You’ve got arthritis? I know this really good sinseh who has cured hundreds of arthritic patients!? Surely this is not unfamiliar to people suffering from arthritis. From herbs prescribed by sinsehs to foot patches to homeopathy, alternative treatments have been around for as long as there is medicine. The question is, how safe and effective are they?
Rheumatologists stress that arthritis is not a disease that can be totally ?cured? and any person who tries to recommend you an arthritic medication or treatment with this pitch is not telling the truth. However, arthritis can be effectively controlled if patients are educated about their disease and take the necessary treatments for it.
But how can one know if a particular treatment is the right one? Surrounded by aggressive advertising strategies as well as advice from well-meaning friends and relatives, it is sometimes easy to buckle under the pressure. Thus, one has to be armed with the right knowledge so that he/she can make an informed choice.
Most products these days carry the tag of being ?natural? or preservative free. Although all products are naturally better in their natural states, it may not be necessarily so with certain herbs. Researchers often emphasise that many herbs are poisons in their own right, and making a medicinal or herbal product is not as simple as grabbing a few leaves and stuffing them into a capsule. Approved medications are sold only after many years of clinical trials and extensive research, something which traditional medicine lack.
Another worrying issue is that many traditional products are actually drugs which are disguised as alternatives. For instance, a study conducted at Universiti Malaya showed that many herbal concoctions contain steroids and one even had anti-diabetic drug, which misleads patients into thinking that they are opting for ?natural? therapies.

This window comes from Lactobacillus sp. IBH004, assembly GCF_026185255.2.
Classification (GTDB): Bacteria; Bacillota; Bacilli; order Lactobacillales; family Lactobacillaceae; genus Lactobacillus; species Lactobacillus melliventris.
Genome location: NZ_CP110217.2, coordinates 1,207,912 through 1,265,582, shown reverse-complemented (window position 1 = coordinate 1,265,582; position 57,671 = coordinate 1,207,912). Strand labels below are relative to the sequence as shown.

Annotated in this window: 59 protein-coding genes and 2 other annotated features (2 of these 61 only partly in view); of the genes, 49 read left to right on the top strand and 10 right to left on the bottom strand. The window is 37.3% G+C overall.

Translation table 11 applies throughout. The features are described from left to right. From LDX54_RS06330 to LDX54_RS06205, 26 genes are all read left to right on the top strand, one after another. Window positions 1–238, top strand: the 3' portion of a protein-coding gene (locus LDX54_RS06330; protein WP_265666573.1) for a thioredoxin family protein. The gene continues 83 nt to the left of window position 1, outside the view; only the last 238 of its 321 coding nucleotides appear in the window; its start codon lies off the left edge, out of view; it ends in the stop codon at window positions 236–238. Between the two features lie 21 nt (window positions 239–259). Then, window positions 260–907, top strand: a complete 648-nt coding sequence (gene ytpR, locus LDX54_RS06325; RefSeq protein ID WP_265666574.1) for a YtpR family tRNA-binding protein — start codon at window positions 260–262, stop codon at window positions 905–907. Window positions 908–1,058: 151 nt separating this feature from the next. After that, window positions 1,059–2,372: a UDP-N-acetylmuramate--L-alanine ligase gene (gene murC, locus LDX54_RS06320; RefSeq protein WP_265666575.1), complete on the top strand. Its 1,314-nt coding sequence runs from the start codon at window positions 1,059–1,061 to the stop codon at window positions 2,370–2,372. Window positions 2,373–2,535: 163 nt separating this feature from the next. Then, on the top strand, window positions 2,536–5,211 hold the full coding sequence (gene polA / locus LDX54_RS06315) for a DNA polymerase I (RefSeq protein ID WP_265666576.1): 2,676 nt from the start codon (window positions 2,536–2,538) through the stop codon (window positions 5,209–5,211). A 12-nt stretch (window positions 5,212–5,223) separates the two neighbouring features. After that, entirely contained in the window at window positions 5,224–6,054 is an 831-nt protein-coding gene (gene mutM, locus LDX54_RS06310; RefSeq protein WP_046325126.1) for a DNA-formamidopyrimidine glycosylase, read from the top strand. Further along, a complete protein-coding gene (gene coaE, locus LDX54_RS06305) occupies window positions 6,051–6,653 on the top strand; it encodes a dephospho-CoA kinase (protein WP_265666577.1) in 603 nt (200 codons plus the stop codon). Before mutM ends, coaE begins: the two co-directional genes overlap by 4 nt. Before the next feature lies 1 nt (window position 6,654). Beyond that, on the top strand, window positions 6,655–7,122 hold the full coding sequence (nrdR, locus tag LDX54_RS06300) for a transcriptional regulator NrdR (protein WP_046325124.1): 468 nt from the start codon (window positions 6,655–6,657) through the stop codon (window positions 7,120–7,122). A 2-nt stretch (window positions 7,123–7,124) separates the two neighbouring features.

This raises the issue of content, as most alternative medicines are not sold in their natural state but have been added with dubious ingredients. Another important point to note is that many medications are being sold as ?food supplements? instead of medicines, simply because a product that is labeled as such will not be subjected to vigorous tests from the Food & Drug Administration like those which are conducted on drugs.
That is not to say that all herbal and traditional medicines are hocus-pocus. In fact, most medicines have their origins in plants; for instance, the aspirin and painkiller are made from the bark of the willow tree and colchicine, the drug for gout, is made of the colchicum autumnale plant. There are even herbal farms at Universiti Malaya, Universiti Putra Malaysia and MARDI, where continuous research is being done to uncover the secrets of local herbs.
The crux of the issue is that patients need to be careful when taking alternative medicines as they may cause unknown side effects or interact negatively with the medications that they are presently on. Always inform your doctor if you are taking alternative medicines, as they may interact negatively with the drugs the doctor intends to prescribe.
What about alternative treatment such as acupuncture? This therapy has been used in China for centuries and is now being accepted by Western countries as scientifically proven treatments. The question is whether they are being conducted by recognized practitioners who have received the proper training in their field.
To conclude, always remember that something that sounds too good to be true most probably is. Most diseases grow progressively over years in our bodies, thus any treatment which promises to, or is able to, get rid of the pain and symptoms almost immediately is cause for suspect.
Research the background of a treatment or practitioner carefully before deciding on your mode of treatment because one wrong choice may cost you more pain or even your life.